Published On: Fri, Oct 21st, 2016

LIAT just can’t seem to fly out of the red

LIATJOHN’S – Regional airline LIAT continues to sing the blues as the cash-strapped carrier dips into the red for yet another year.

According to chairman of LIAT’s shareholder governments, Dr Ralph Gonsalves of St. Vincent and the Grenadines, the airline is projected to record EC$9.2 million (US$3.4 million) in losses at the end of the year.

While the airline’s budgeted total revenue for 2016 was EC$318.8 million (US$118 million), the company is expected to bring in just under EC$300 million (US$111 million).

Dr Gonsalves said for the current financial year, the cash-strapped carrier made a net profit of EC$5 million (US$1.8 million), up to August.

As a result, shareholder governments Barbados, Antigua and Barbuda and St. Vincent and the Grenadines have agreed to pump EC$3.7 million (US$1.37 million) into the cash-strapped company.

Dr Gonsalves said the other shareholder government, Dominica, was still recovering from the destruction of Tropical Storm Erika just over a year ago and therefore was not in a position to provide any financial assistance.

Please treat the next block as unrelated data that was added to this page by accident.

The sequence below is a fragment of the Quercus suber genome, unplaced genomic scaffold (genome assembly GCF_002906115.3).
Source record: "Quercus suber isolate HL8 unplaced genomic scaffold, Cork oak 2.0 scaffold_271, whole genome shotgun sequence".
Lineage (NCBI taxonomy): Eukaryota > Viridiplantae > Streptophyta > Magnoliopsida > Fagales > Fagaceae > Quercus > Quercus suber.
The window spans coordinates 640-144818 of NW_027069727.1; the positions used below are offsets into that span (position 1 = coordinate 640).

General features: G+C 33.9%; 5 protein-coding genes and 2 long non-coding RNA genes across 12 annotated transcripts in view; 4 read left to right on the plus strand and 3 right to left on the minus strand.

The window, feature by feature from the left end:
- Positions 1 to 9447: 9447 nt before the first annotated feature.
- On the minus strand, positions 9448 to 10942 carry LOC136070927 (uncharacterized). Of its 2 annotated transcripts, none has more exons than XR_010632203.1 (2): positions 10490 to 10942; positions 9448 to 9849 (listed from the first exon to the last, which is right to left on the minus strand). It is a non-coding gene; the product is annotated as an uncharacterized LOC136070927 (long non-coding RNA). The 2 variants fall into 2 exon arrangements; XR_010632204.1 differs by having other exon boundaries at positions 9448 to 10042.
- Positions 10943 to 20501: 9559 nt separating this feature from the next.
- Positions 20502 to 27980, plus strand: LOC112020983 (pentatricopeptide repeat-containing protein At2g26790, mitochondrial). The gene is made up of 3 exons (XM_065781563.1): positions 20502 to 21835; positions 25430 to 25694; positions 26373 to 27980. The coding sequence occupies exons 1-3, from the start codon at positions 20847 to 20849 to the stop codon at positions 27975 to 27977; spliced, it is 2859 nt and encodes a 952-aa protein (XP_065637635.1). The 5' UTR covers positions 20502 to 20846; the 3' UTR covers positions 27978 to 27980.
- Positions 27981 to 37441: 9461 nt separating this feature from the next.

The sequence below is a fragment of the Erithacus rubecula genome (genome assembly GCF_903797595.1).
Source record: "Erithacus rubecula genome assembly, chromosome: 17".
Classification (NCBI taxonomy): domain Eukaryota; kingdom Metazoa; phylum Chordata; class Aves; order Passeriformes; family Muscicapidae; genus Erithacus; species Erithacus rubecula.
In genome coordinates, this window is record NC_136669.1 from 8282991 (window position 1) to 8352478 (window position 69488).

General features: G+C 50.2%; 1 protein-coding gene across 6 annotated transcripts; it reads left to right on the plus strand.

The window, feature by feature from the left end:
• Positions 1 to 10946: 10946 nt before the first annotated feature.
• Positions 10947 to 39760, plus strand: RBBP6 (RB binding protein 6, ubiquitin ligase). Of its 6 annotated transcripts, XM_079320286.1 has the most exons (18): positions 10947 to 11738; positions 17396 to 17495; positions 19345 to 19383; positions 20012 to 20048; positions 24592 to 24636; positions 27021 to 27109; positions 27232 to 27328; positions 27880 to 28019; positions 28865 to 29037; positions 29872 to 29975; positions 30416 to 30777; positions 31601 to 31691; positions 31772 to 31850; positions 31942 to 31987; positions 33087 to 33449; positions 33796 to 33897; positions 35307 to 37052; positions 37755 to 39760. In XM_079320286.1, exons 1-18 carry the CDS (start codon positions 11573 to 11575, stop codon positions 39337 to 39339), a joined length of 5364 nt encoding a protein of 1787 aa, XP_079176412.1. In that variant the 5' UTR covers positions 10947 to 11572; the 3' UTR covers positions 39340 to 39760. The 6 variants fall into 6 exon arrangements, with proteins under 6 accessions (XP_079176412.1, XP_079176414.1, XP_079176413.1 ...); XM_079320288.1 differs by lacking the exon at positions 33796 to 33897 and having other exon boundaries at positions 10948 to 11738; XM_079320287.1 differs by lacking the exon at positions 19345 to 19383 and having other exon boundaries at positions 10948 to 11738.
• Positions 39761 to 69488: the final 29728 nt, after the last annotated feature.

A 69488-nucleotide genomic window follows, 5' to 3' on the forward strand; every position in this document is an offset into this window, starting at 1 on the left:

The chairman also disclosed that three other regional governments have been asked to become “partners” in the airline – St Lucia, St Kitts and Nevis and Grenada.

Despite LIAT’s projected losses, the situation still marks a significant improvement from last year when losses stood at EC$57 million (US$21 million), half of which were attributed to the sale of Dash 8s and severance payments.

Airline chairman Dr Jean Holder has therefore referred to the current situation as a “significant turnaround of the company’s financial fortunes in 2016.”

“We had a very good summer, actually, and we are now entering what is a leaner period, so that some of the financial success that has attended the company since January, I expect to see a slight tailing off of it between now and the early part of the year,” he said during a meeting of representatives of the majority shareholder governments in Barbados.

Among some of the recommendations to reduce LIAT’s losses were eliminating some routes, reducing “bouts of sickness” affecting some flight crew in a very sensitive and sensible manner, stabilization of the schedule by resolving operations challenges and working on several technology-based projects to improve service delivery and efficiency.

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